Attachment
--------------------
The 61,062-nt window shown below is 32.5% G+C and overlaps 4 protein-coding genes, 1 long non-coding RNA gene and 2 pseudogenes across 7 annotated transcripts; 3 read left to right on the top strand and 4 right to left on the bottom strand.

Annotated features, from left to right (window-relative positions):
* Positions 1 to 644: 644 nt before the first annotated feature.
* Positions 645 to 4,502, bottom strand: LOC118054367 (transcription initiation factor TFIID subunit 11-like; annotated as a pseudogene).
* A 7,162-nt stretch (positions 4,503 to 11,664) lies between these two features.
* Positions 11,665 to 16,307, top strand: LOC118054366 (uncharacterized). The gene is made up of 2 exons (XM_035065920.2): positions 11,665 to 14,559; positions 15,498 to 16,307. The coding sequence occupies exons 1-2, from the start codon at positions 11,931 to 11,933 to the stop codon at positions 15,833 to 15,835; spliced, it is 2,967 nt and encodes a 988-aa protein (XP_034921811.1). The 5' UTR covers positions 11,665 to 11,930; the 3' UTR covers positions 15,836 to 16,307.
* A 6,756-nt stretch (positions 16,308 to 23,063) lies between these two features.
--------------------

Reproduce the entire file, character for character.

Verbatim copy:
The 61,062-nt window shown below is 32.5% G+C and overlaps 4 protein-coding genes, 1 long non-coding RNA gene and 2 pseudogenes across 7 annotated transcripts; 3 read left to right on the top strand and 4 right to left on the bottom strand.

Annotated features, from left to right (window-relative positions):
* Positions 1 to 644: 644 nt before the first annotated feature.
* Positions 645 to 4,502, bottom strand: LOC118054367 (transcription initiation factor TFIID subunit 11-like; annotated as a pseudogene).
* A 7,162-nt stretch (positions 4,503 to 11,664) lies between these two features.
* Positions 11,665 to 16,307, top strand: LOC118054366 (uncharacterized). The gene is made up of 2 exons (XM_035065920.2): positions 11,665 to 14,559; positions 15,498 to 16,307. The coding sequence occupies exons 1-2, from the start codon at positions 11,931 to 11,933 to the stop codon at positions 15,833 to 15,835; spliced, it is 2,967 nt and encodes a 988-aa protein (XP_034921811.1). The 5' UTR covers positions 11,665 to 11,930; the 3' UTR covers positions 15,836 to 16,307.
* A 6,756-nt stretch (positions 16,308 to 23,063) lies between these two features.